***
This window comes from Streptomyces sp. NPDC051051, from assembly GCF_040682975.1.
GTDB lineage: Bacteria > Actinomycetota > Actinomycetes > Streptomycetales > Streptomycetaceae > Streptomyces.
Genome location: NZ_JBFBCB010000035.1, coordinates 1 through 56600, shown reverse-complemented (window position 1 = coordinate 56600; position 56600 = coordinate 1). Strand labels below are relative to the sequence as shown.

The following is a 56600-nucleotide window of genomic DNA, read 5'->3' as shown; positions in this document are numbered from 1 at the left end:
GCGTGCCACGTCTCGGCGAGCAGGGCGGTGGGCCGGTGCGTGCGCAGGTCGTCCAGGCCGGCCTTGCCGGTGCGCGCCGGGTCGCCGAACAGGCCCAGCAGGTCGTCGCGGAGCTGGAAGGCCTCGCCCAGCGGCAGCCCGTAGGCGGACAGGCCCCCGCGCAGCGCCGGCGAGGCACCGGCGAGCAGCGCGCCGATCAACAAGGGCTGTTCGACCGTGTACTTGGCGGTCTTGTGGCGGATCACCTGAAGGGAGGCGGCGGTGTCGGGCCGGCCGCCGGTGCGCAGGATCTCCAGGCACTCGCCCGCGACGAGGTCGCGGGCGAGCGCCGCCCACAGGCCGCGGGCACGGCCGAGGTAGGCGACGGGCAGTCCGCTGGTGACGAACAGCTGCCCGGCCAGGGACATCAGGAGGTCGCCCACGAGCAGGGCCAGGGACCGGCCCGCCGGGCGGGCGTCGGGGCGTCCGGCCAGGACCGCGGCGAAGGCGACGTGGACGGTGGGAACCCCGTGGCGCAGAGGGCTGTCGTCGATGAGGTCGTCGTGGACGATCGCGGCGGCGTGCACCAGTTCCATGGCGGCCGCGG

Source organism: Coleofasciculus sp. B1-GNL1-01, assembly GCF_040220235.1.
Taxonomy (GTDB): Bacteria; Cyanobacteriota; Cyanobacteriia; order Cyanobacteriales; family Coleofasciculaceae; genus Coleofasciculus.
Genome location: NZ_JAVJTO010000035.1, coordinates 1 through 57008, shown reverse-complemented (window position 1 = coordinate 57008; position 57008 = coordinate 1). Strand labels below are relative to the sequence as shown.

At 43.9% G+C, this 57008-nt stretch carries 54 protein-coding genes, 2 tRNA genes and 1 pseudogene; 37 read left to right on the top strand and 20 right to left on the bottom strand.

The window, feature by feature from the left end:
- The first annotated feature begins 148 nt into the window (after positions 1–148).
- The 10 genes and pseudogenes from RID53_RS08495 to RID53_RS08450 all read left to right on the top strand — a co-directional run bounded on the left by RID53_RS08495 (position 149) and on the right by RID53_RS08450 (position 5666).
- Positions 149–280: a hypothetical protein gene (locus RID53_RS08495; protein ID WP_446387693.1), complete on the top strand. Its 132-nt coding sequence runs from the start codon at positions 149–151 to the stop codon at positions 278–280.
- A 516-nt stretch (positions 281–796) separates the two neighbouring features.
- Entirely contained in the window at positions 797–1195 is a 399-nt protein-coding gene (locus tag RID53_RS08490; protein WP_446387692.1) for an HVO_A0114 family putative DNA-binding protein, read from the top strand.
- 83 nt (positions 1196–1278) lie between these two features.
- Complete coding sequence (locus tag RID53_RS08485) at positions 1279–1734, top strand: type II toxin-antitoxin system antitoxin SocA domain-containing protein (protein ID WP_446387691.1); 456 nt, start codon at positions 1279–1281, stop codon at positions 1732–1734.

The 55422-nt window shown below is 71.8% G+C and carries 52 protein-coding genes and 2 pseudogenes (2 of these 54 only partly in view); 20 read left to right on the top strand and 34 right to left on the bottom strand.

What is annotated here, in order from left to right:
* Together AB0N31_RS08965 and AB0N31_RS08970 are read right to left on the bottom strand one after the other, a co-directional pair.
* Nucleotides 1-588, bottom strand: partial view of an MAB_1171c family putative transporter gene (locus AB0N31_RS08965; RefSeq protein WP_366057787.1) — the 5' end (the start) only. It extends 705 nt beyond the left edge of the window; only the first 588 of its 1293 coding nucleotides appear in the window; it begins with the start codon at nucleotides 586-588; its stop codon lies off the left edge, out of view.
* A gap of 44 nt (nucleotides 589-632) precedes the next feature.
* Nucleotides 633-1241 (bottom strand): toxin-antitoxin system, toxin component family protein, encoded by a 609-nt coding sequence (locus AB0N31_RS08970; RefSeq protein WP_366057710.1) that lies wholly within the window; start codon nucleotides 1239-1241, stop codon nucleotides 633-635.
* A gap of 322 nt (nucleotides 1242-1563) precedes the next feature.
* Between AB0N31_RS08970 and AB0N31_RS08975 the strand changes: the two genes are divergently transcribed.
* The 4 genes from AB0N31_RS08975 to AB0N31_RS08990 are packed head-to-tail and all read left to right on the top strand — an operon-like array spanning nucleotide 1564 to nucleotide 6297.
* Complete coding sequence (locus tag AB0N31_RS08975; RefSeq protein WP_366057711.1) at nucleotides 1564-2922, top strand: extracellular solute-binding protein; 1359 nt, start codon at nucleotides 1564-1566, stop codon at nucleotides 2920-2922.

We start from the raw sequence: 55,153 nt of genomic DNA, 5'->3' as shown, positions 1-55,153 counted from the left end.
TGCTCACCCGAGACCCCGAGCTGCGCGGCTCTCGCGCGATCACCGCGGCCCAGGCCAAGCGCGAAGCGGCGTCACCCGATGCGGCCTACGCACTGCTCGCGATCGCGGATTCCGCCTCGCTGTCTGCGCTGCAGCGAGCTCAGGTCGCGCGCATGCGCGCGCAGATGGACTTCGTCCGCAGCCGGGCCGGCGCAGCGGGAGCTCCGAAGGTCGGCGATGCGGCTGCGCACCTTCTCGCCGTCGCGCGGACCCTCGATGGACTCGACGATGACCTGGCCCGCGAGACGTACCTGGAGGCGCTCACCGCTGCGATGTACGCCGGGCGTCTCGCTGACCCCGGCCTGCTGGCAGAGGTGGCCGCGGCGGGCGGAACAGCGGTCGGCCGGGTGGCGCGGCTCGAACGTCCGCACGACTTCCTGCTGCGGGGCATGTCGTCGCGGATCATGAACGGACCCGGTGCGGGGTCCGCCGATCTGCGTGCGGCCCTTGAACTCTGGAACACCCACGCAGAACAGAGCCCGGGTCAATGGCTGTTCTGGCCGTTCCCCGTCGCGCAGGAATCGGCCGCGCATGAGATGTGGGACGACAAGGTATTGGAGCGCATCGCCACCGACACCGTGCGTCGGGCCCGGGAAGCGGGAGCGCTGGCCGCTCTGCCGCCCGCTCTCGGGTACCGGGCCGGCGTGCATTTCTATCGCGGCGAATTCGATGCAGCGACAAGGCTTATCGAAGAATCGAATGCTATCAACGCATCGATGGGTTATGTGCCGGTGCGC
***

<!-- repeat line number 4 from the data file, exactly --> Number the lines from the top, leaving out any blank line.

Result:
The following is a 56600-nucleotide window of genomic DNA, read 5'->3' as shown; positions in this document are numbered from 1 at the left end: